It's the battle hymn of the mobile worker: They want to use their personal iPhones, iPads and Android devices instead of company-issued BlackBerry smartphones and PlayBooks to get their jobs done. It's part of a growing trend called BYOD, or bring-your-own-device.
While CIOs might gloat at BYOD's perceived cost savings by not having to purchase more BlackBerrys, they'd be wrong to do so. Aberdeen Group found that a company with 1,000 mobile devices spends an extra £110,000 ($170,000) per year, on average, when they use a BYOD approach.
"Organisations that simply say BYOD is about productivity and have completely ignored the cost structure are playing with a blank check," says Aberdeen analyst Hyoun Park.
This is a splash of cold water on the hot BYOD trend.
Mobile BYOD was supposed to get CIOs out of the vicious hardware-buying cycle, or at least offset costs.
Case-in-point: Cisco's cost savings from BYOD is in the neighborhood of 17-22%. "We don't pay for it, and our users are happier," Lance Perry, Cisco's vice president of IT, customer strategy and success, told attendees at the Consumerization of IT in the Enterprise Conference and Expo in San Francisco last month. "Isn't that a beautiful thing?"
But Cisco is the exception, not the rule. BYOD's dirty little secret is that most CIOs aren't seeing cost savings. In fact, mobile BYOD often costs more in the long run than company-owned mobile devices.
So where's the money going? Here are five hidden costs in mobile BYOD.
Monthly premium hit
Traditionally, CIOs haven't had much to do with mobile devices. But mobile devices have become strategic lately and thus have fallen into the CIO's purview. This means many CIOs are probably not familiar with a wireless expense management cost structure, which is extremely complicated.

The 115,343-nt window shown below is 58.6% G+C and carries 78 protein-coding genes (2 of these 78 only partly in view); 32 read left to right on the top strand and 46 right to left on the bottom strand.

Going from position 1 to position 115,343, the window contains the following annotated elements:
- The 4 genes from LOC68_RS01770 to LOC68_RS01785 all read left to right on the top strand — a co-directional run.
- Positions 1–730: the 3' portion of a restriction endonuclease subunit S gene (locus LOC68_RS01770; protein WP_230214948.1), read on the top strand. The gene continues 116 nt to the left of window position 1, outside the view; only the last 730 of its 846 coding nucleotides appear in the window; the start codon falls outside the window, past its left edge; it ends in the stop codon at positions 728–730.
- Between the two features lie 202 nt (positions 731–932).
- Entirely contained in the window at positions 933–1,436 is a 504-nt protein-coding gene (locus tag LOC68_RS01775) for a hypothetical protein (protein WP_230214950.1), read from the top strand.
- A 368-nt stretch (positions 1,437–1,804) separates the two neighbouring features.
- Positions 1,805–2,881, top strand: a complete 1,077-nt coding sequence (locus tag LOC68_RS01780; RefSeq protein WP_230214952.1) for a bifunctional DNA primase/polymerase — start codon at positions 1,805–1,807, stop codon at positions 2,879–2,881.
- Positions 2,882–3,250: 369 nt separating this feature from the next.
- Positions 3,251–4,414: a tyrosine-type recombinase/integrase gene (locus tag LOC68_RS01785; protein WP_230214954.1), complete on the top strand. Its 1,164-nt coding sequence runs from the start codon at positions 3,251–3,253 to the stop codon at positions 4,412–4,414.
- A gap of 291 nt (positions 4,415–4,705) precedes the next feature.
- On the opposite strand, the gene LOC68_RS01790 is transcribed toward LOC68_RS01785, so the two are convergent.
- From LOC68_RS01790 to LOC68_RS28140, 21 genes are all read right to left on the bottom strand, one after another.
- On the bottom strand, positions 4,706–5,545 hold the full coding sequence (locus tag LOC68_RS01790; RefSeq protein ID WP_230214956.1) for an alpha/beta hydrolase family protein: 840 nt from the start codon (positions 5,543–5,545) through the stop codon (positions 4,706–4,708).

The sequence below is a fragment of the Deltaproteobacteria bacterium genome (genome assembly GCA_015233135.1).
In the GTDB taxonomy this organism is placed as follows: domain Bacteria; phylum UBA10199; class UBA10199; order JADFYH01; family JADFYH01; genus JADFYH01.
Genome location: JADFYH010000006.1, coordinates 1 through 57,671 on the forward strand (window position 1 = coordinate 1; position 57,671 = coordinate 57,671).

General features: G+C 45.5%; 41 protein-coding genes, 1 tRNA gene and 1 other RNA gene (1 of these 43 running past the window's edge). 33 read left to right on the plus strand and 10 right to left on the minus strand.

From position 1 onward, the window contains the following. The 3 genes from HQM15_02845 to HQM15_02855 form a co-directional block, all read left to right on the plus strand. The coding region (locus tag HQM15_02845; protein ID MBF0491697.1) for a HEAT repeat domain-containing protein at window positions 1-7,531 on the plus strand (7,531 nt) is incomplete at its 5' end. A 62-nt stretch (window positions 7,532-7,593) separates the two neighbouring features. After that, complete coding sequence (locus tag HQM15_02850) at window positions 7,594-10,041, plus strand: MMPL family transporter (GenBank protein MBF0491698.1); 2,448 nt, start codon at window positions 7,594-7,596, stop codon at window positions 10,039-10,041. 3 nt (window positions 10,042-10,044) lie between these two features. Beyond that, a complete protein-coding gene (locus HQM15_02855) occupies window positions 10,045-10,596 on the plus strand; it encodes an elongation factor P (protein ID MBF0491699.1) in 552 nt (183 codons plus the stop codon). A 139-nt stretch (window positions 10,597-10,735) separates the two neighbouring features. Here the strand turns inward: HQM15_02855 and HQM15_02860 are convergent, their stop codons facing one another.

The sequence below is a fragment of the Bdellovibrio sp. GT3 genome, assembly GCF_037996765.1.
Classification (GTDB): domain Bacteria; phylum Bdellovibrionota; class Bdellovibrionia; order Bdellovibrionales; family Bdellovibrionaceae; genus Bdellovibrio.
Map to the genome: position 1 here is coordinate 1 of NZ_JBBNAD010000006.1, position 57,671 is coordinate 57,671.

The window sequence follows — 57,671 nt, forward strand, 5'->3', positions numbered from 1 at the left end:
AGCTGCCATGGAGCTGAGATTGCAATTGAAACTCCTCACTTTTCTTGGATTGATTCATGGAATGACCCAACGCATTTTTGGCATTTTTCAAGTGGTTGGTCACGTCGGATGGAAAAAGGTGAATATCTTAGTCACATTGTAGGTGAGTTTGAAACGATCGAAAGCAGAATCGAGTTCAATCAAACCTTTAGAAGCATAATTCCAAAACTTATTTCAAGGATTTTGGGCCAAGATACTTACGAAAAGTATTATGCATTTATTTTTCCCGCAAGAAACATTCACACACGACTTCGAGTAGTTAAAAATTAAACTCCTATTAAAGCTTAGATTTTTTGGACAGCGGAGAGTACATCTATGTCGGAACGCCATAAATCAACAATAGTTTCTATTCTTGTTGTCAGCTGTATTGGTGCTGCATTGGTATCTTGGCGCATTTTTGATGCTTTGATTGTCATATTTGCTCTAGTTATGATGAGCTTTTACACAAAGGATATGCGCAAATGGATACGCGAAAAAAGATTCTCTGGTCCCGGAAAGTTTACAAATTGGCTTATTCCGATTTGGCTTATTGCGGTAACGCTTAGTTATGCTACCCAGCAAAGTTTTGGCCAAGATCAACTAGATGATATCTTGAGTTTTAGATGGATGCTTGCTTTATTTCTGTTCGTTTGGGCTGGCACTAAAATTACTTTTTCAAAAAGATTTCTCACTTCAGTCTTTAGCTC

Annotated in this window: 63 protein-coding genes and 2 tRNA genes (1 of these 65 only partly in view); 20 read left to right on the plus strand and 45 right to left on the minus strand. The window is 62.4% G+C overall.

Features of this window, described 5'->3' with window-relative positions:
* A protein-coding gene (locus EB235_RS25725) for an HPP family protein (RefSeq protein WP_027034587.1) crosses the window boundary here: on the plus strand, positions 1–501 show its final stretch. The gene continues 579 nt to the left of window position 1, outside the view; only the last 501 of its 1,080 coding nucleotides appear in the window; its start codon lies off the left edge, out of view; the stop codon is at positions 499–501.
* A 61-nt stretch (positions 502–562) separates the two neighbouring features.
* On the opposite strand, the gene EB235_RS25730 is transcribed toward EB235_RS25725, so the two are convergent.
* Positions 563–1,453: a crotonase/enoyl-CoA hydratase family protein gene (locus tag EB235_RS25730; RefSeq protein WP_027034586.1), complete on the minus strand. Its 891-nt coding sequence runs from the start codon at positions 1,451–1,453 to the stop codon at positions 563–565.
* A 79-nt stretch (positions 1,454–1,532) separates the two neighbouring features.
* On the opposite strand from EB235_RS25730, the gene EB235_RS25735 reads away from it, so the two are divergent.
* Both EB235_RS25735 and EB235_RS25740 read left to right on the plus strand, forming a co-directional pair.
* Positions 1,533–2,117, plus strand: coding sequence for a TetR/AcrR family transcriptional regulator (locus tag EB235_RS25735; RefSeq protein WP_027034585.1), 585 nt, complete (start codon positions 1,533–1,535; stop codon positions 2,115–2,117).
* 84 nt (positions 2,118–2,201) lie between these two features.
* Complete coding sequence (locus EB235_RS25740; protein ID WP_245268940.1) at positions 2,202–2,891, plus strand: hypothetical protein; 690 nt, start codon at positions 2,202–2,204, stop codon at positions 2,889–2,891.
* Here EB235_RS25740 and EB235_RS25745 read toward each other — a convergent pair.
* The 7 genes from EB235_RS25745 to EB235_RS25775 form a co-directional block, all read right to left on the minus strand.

"They approach BYOD from a limited perspective," Park says.
A company can purchase hundreds or thousands of smartphones and receive a volume-discount rate, including some free replacements. Under a BYOD programme, a company doesn't get these benefits. However, this isn't a big deal since employees are paying out of pocket for the hardware anyway.
The problem really comes into play with the wireless service. A company that chooses to own mobile devices can buy services in bulk from a single carrier and increase its discounting power, whereas a consumer signing up for a two-year plan pays a much higher rate.
Aberdeen's research shows that a company seizing a volume-discount rate and optimising plans for certain employees spends an average of $60-per-month for a smartphone's wireless voice and data services. Whereas the average BYOD reimbursement for a smartphone is $70-per-month.
As mentioned earlier, many CIOs aren't on the wireless management ball. These companies spend an average $80-per-month for a company-owned smartphone, or $10 more than a BYOD smartphone. At first glance, this seems to prove BYOD's cost savings, right? Wrong.
You'll have to tack on the hidden cost of reimbursing BYOD employees. Typically, an employee files a monthly expense report for their wireless bill. A single expense report costs about $18 to process, says Aberdeen. Suddenly, the cost of a BYOD smartphone bill runs around $90 per month.
It should be noted that an employee who files an expense report with multiple expenses, including the wireless bill, will still only cost the company $18 to process. That is, mobile BYOD expense reporting will incur this hidden cost only if the expense report was filed solely because of the wireless bill.
BYOD employees often expense their entire wireless bill rather than itemise it. "There's absolutely no visibility into what's personal and what's corporate," Park says. "Even though companies may say they take care of this by putting in a ceiling or fixed expense amount, it doesn't mean they've optimised the cost structure. It just means employees know how high they can go."